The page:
1. 1943mrmojorisin1971 - Sep 27, 2011 at 2:52 PM

    This “protective” netting in general is ridiculous. Every game I go to I wish they would just take it down (knowing full well that will never happen). The event that prompted the use of this netting was a freak accident and the response was a complete overreaction on the part of the league

    • lewdood - Sep 27, 2011 at 5:42 PM

      ^^^^THIS^^^^ One terrible accident, in over 100 years of hockey, and the league throws up an incredibly distracting net. How many pucks go full-speed from shots over the boards in the NHL??? The odds of a fan being seriously injured (or god forbid, worse) have to be infinitessimily (sp?) small. Just take the stupid things down already.

    • stakex - Sep 27, 2011 at 6:28 PM

      Yup. Imagine all the pucks that went into the crowd over the years before they added the netting, and then figure that only ONE person was ever killed by them. The odds of anyone being killed by a puck are extremely small.

      The funny part of the whole thing is the area behind the net is not the most dangerous place for pucks leaving the ice. Pretty much every puck that goes over the end glass is deflected in one way or another, meaning they have very little zip on them going into the crowd. However, pucks fired over the short glass on the side of the rink have a tendency to go strait into the corwd at full speed…. meaning the netting doesn’t even cover the most dangerous areas of the crowd.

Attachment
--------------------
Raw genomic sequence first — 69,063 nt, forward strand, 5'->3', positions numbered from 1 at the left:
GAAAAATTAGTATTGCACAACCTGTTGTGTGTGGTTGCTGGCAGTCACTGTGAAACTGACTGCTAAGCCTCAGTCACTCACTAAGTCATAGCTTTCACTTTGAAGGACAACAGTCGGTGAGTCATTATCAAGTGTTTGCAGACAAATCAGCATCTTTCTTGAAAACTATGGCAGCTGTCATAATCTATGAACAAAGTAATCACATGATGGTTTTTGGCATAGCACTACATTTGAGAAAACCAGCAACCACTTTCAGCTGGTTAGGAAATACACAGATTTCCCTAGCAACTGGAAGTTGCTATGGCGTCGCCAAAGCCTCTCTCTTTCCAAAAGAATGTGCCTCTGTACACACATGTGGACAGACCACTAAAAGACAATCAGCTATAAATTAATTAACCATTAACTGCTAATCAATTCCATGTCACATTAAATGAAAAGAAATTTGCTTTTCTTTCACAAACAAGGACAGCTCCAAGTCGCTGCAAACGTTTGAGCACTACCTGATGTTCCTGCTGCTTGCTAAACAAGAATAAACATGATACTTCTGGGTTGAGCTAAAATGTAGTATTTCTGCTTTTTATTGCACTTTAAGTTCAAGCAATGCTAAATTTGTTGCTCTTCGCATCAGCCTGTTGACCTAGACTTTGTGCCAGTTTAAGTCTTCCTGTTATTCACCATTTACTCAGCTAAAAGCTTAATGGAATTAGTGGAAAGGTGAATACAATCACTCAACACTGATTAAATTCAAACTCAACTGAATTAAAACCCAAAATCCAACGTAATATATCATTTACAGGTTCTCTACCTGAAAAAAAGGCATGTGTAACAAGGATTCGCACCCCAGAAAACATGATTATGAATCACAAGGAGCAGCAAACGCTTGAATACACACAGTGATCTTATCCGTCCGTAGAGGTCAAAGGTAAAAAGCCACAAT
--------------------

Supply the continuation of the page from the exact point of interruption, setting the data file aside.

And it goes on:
2. wingsdjy - Sep 27, 2011 at 5:02 PM

    Based on the embedded picture, I agree that it’s hazy. I’m kind of curious if it affected the TV experience (I’m thinking it’d mostly factor into PP situations where they move to a camera behind the net).

  3. donttouchthedirtypenny - Sep 27, 2011 at 7:15 PM

    Get rid of the netting. Or at least make it clear.

  4. t9tookey - Sep 27, 2011 at 8:02 PM

    They had white netting in Hershey. I sat behind it once because it was the home opener and that was the seats we could get. I went home with a massive headache and almost got sick. After that, I will never sit behind a netting like that again. If I can’t get tickets on the sides (which is where I like to sit anyway) I’ll sick at home, hook my laptop up to my tv and pay less to watch a game online.

    And the reason why the netting is there in the first place is absolutely stupid. First off, if you’re at a hockey game and you’re not watching the puck you deserve to get hit just for being stupid. I know, it has to be safe so they can draw in the families and “casual” fans (ie those idiots that don’t know squat about hockey and only show up with the team is winning, claiming to be life long fans, and end up on their smart phones more than watch the game…but hey, at least they paid money, right Gary…)

    And as far as the accident goes, if the doctors had done their job, the kid would be alive.